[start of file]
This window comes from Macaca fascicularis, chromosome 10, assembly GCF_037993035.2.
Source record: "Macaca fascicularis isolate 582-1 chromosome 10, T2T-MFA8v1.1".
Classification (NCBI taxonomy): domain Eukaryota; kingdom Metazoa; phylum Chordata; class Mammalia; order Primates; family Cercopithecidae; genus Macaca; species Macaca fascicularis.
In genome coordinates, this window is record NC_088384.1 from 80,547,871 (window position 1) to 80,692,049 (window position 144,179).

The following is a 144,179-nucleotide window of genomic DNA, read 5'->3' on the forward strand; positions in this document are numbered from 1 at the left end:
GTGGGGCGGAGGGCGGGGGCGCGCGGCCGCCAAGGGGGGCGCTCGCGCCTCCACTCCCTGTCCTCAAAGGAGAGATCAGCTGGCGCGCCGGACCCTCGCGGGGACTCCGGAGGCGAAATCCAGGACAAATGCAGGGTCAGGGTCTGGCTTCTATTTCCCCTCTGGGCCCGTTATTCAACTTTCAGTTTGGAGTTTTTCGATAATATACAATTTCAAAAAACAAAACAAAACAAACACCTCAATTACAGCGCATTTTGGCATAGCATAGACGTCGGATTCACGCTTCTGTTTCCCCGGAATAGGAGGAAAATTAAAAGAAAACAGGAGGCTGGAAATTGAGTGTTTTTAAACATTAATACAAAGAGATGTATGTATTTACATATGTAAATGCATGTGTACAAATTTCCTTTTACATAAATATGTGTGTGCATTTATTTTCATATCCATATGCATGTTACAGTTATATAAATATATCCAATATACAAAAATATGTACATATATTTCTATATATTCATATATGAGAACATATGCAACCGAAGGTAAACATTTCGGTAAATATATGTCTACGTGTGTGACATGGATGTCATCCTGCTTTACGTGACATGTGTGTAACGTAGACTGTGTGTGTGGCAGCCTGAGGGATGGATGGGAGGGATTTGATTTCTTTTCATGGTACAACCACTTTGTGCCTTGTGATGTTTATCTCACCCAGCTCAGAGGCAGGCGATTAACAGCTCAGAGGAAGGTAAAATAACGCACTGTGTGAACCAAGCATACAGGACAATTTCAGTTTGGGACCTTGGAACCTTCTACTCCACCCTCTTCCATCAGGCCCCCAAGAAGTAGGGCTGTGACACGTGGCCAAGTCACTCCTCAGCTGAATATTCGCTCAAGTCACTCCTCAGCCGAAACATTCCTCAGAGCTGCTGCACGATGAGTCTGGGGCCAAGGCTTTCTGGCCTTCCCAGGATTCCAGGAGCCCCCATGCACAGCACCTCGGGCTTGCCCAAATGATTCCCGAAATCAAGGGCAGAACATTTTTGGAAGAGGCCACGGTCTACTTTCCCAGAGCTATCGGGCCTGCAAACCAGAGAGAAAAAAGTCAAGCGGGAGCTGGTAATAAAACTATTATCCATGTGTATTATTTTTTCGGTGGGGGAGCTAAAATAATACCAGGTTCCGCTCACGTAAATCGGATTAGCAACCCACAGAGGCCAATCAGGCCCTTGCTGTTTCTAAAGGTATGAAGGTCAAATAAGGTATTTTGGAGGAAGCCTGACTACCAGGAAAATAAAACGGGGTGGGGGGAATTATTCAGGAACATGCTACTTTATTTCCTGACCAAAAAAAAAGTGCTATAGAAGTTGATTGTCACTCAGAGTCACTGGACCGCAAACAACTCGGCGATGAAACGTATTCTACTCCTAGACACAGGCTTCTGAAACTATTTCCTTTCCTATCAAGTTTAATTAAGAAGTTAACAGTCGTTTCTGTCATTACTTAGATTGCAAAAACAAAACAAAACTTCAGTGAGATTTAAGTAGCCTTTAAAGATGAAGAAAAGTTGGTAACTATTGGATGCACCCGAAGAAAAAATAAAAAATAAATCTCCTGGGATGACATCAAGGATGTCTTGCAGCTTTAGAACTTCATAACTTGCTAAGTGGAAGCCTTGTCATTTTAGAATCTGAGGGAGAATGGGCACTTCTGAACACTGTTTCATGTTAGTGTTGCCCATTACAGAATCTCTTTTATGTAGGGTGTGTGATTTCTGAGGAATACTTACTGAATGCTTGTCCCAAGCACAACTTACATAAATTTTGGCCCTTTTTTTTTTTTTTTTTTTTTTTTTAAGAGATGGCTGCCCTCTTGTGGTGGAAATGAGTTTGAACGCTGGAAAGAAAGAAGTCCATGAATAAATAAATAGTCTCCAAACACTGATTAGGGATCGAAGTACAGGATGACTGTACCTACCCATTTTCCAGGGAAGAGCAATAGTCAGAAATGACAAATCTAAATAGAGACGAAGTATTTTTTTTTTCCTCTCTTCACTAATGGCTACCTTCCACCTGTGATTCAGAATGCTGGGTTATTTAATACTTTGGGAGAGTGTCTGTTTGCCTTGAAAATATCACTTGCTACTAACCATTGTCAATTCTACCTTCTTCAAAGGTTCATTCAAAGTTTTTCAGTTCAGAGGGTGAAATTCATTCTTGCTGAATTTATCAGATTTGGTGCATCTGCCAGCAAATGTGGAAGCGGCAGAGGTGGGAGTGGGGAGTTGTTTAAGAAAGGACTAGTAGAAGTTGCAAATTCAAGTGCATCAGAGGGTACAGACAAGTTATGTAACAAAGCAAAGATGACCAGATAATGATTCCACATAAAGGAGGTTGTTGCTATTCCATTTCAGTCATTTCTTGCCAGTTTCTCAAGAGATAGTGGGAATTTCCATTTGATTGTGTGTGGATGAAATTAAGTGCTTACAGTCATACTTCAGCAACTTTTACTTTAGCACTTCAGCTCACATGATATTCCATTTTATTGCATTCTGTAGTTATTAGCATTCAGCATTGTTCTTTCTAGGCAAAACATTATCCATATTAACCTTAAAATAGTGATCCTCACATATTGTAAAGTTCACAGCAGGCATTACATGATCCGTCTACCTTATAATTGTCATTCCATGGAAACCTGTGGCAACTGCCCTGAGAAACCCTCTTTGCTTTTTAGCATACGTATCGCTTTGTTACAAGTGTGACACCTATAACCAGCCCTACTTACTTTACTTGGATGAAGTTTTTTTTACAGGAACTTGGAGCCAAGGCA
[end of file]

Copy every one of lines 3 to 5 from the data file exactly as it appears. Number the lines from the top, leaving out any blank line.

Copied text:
Classification (NCBI taxonomy): domain Eukaryota; kingdom Metazoa; phylum Chordata; class Mammalia; order Primates; family Cercopithecidae; genus Macaca; species Macaca fascicularis.
In genome coordinates, this window is record NC_088384.1 from 80,547,871 (window position 1) to 80,692,049 (window position 144,179).

The following is a 144,179-nucleotide window of genomic DNA, read 5'->3' on the forward strand; positions in this document are numbered from 1 at the left end: